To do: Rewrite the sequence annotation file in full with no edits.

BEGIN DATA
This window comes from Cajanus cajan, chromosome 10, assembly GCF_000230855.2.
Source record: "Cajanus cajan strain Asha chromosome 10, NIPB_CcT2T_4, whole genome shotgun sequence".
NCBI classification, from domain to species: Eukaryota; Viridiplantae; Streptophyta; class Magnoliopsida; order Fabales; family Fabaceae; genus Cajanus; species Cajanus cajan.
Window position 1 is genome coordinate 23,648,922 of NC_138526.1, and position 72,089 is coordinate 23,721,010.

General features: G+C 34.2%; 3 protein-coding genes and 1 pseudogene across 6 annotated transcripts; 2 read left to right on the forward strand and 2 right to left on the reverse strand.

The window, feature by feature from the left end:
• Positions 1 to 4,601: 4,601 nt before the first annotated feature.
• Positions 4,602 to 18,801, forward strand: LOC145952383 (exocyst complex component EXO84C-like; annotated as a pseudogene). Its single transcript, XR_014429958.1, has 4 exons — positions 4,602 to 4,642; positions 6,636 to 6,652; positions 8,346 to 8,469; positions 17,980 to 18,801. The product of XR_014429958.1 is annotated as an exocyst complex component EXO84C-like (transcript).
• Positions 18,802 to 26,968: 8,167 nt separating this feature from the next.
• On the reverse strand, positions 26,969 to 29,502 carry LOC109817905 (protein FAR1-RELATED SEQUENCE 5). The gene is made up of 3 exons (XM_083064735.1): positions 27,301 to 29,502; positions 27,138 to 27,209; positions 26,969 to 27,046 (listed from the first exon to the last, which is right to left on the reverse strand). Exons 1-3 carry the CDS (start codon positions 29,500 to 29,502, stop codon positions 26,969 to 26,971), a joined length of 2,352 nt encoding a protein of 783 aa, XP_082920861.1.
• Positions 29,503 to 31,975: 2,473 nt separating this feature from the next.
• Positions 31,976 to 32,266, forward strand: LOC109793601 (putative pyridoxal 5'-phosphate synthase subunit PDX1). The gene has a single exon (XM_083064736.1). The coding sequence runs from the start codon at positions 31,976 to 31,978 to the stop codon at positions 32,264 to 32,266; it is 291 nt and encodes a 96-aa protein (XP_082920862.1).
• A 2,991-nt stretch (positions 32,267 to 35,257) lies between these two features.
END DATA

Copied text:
This window comes from Cajanus cajan, chromosome 10, assembly GCF_000230855.2.
Source record: "Cajanus cajan strain Asha chromosome 10, NIPB_CcT2T_4, whole genome shotgun sequence".
NCBI classification, from domain to species: Eukaryota; Viridiplantae; Streptophyta; class Magnoliopsida; order Fabales; family Fabaceae; genus Cajanus; species Cajanus cajan.
Window position 1 is genome coordinate 23,648,922 of NC_138526.1, and position 72,089 is coordinate 23,721,010.

General features: G+C 34.2%; 3 protein-coding genes and 1 pseudogene across 6 annotated transcripts; 2 read left to right on the forward strand and 2 right to left on the reverse strand.

The window, feature by feature from the left end:
• Positions 1 to 4,601: 4,601 nt before the first annotated feature.
• Positions 4,602 to 18,801, forward strand: LOC145952383 (exocyst complex component EXO84C-like; annotated as a pseudogene). Its single transcript, XR_014429958.1, has 4 exons — positions 4,602 to 4,642; positions 6,636 to 6,652; positions 8,346 to 8,469; positions 17,980 to 18,801. The product of XR_014429958.1 is annotated as an exocyst complex component EXO84C-like (transcript).
• Positions 18,802 to 26,968: 8,167 nt separating this feature from the next.
• On the reverse strand, positions 26,969 to 29,502 carry LOC109817905 (protein FAR1-RELATED SEQUENCE 5). The gene is made up of 3 exons (XM_083064735.1): positions 27,301 to 29,502; positions 27,138 to 27,209; positions 26,969 to 27,046 (listed from the first exon to the last, which is right to left on the reverse strand). Exons 1-3 carry the CDS (start codon positions 29,500 to 29,502, stop codon positions 26,969 to 26,971), a joined length of 2,352 nt encoding a protein of 783 aa, XP_082920861.1.
• Positions 29,503 to 31,975: 2,473 nt separating this feature from the next.
• Positions 31,976 to 32,266, forward strand: LOC109793601 (putative pyridoxal 5'-phosphate synthase subunit PDX1). The gene has a single exon (XM_083064736.1). The coding sequence runs from the start codon at positions 31,976 to 31,978 to the stop codon at positions 32,264 to 32,266; it is 291 nt and encodes a 96-aa protein (XP_082920862.1).
• A 2,991-nt stretch (positions 32,267 to 35,257) lies between these two features.